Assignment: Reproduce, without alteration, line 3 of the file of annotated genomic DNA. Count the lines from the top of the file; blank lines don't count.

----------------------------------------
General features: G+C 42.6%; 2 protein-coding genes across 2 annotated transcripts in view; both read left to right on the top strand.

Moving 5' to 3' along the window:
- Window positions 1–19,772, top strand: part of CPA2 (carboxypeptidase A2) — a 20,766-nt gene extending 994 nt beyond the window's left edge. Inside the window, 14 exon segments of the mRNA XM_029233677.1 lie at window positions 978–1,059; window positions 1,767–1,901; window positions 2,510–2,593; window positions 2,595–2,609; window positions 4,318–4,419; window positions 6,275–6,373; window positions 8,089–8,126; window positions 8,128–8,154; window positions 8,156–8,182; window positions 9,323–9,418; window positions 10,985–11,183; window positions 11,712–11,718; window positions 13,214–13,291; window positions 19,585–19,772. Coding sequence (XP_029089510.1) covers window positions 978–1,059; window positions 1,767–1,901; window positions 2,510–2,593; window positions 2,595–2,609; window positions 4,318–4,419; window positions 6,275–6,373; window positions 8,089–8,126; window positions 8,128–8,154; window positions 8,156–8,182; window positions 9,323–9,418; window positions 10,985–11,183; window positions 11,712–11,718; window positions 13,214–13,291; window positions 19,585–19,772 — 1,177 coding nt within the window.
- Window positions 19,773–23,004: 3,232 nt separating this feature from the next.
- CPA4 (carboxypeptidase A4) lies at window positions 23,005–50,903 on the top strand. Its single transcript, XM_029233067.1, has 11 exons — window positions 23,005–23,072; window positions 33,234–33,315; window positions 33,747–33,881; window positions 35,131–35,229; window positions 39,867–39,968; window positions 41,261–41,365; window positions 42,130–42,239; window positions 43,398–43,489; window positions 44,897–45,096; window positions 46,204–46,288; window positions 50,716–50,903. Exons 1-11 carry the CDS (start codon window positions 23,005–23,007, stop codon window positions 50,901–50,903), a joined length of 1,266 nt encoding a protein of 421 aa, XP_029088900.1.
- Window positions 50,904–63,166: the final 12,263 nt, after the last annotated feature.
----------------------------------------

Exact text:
- Window positions 1–19,772, top strand: part of CPA2 (carboxypeptidase A2) — a 20,766-nt gene extending 994 nt beyond the window's left edge. Inside the window, 14 exon segments of the mRNA XM_029233677.1 lie at window positions 978–1,059; window positions 1,767–1,901; window positions 2,510–2,593; window positions 2,595–2,609; window positions 4,318–4,419; window positions 6,275–6,373; window positions 8,089–8,126; window positions 8,128–8,154; window positions 8,156–8,182; window positions 9,323–9,418; window positions 10,985–11,183; window positions 11,712–11,718; window positions 13,214–13,291; window positions 19,585–19,772. Coding sequence (XP_029089510.1) covers window positions 978–1,059; window positions 1,767–1,901; window positions 2,510–2,593; window positions 2,595–2,609; window positions 4,318–4,419; window positions 6,275–6,373; window positions 8,089–8,126; window positions 8,128–8,154; window positions 8,156–8,182; window positions 9,323–9,418; window positions 10,985–11,183; window positions 11,712–11,718; window positions 13,214–13,291; window positions 19,585–19,772 — 1,177 coding nt within the window.